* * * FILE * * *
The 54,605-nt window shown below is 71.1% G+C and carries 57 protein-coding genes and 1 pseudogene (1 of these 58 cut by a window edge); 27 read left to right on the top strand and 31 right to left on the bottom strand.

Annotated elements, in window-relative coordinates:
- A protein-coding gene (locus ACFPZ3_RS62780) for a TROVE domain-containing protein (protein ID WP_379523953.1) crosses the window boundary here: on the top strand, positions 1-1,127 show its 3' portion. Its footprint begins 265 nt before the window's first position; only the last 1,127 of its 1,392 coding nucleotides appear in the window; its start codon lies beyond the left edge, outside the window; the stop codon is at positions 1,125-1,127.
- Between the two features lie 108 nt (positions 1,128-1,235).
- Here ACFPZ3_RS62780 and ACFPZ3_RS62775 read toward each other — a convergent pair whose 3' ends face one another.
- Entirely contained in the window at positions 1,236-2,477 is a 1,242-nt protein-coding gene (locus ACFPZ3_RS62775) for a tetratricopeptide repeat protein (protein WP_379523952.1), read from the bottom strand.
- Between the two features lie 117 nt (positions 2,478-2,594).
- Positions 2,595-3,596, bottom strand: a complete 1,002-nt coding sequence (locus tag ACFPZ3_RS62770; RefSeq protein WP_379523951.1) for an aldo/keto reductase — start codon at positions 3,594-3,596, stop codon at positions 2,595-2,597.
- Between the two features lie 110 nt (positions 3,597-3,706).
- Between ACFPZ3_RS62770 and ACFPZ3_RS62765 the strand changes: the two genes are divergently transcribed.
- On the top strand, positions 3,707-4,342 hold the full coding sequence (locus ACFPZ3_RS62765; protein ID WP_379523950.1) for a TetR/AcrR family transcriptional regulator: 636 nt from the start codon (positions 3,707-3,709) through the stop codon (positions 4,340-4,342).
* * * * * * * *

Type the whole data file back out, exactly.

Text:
The 54,605-nt window shown below is 71.1% G+C and carries 57 protein-coding genes and 1 pseudogene (1 of these 58 cut by a window edge); 27 read left to right on the top strand and 31 right to left on the bottom strand.

Annotated elements, in window-relative coordinates:
- A protein-coding gene (locus ACFPZ3_RS62780) for a TROVE domain-containing protein (protein ID WP_379523953.1) crosses the window boundary here: on the top strand, positions 1-1,127 show its 3' portion. Its footprint begins 265 nt before the window's first position; only the last 1,127 of its 1,392 coding nucleotides appear in the window; its start codon lies beyond the left edge, outside the window; the stop codon is at positions 1,125-1,127.
- Between the two features lie 108 nt (positions 1,128-1,235).
- Here ACFPZ3_RS62780 and ACFPZ3_RS62775 read toward each other — a convergent pair whose 3' ends face one another.
- Entirely contained in the window at positions 1,236-2,477 is a 1,242-nt protein-coding gene (locus ACFPZ3_RS62775) for a tetratricopeptide repeat protein (protein WP_379523952.1), read from the bottom strand.
- Between the two features lie 117 nt (positions 2,478-2,594).
- Positions 2,595-3,596, bottom strand: a complete 1,002-nt coding sequence (locus tag ACFPZ3_RS62770; RefSeq protein WP_379523951.1) for an aldo/keto reductase — start codon at positions 3,594-3,596, stop codon at positions 2,595-2,597.
- Between the two features lie 110 nt (positions 3,597-3,706).
- Between ACFPZ3_RS62770 and ACFPZ3_RS62765 the strand changes: the two genes are divergently transcribed.
- On the top strand, positions 3,707-4,342 hold the full coding sequence (locus ACFPZ3_RS62765; protein ID WP_379523950.1) for a TetR/AcrR family transcriptional regulator: 636 nt from the start codon (positions 3,707-3,709) through the stop codon (positions 4,340-4,342).